How To Setup and Hang a Hammock

Posted by Nicholas Crusie on

After a year of being stuck inside, most of us are itching to be outdoors more than ever. There are so many amazing things that you can do all year round to take advantage of the beauty of nature.  

Whether you’re an active sports and hiking enthusiast or someone looking to relax in the backyard or a local park, one of the most fun things you can do is to set up a hammock and enjoy!

Don’t let the fear of a complicated setup process stop you from starting a fun, relaxing hobby like hammocking. Anyone can enjoy hammocking with just a few easy steps. 

What Is a Hammock?

If you’re new to the world of hammocking, no judgment here! A hammock is a great place to sit or lay down. It’s typically used outside, but some people like to use them indoors as well.

They are made from a few different materials like nylon, rope, or canvas. They have loops, rings, or carabiners on either end so that you can hang them in many different places. 

How To Setup a Hammock

Hammock setup is fairly easy; in fact, hanging up a hammock can be the trickier part! To get started with your hammock setup, simply remove the hammock from the storage pouch or wherever you keep your hammock.

There are a few additional items that you may need, including hammock straps, so be sure that you have all your supplies before you begin setting up.

How To Hang a Hammock

There are a few different ways that you can hang a hammock. You don’t even have to be an outdoor enthusiast to be able to enjoy the relaxing comfort of a hammock. You can hang your hammock inside, outside, or even just from a stand.  We’ll cover each of these setup options here. 

Hanging a Hammock Outdoors

The most popular option is, of course, the outdoors. When you think of a hammock, you likely picture it swinging between two beautiful trees.

To set up a hammock between trees, here are some steps to follow: 

  1. Find the perfect trees. Avoid small, thin, or rotting trees. Add two feet to the total length of your hammock, and identify two strong, sturdy trees that are far apart to hang your hammock between. 
  2. Place tree straps around each tree trunk. These straps will help protect the tree from damage, which is one of the most important things to keep in mind when hammocking outdoors. The straps typically have loops on them to assist in hooking up your hammock. 
  3. Hook your hammock ends to your hammock straps. This will get your hammock swinging in no time.

A few other things to keep in mind as you hang your hammock outside:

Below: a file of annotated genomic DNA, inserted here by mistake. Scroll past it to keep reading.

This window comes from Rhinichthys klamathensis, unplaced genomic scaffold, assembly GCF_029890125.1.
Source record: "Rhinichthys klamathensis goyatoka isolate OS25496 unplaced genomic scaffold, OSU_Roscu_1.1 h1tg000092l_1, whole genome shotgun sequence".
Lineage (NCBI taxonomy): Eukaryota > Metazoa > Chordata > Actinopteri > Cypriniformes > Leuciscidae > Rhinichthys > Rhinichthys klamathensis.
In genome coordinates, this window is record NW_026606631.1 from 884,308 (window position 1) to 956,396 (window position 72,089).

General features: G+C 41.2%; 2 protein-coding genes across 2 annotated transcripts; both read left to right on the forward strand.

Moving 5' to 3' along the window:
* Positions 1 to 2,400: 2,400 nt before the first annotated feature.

• Don’t hang it too tightly, or it won’t be as comfortable. Take your height and weight into consideration when deciding how far off the ground to hang your hammock. You don’t want to be too high up that it’s dangerous, but you also don’t want your body to hit the ground when you lay down in your hammock. 
  • Do a quick glance through the tree to make sure there are no birds nests or other creatures hanging out in your chosen trees. That would definitely be an unwelcome surprise for you both! 

Hanging a Hammock Indoors

Whether you’re in a dorm room and want to add a hammock in your space or if you have a teen looking to make a more fun bedroom, an indoor hammock is a great option.

To hang a hammock indoors, consider these steps: 

  1. Measure out your space relative to the length of your hammock. If there isn’t enough room straight across, consider hanging it diagonally across the room. 
  2. Find a stud on both sides of the wall. (if you’re in a dorm, be sure to check out the rules. This may not be a possibility.)
  3. Drill a hole in each wall, and insert an eye-bolt. Make sure it’s heavy-duty enough to hold your weight and the weight of the hammock.
  4. Use a carabiner or S-hook to secure your hammock to the eye-bolt. 

Now we’ve covered two common uses for the hammock, but what if neither of these are options for you? We have your back; check out our final idea!

Hanging a Hammock Outdoors (No Trees Required)

If you’re looking to create a little backyard getaway, but you don’t have the right type of trees to hang up a hammock safely, consider getting a hammock stand! These sturdy stands are the perfect solution for hanging a hammock on a deck, patio, or anywhere else with level ground.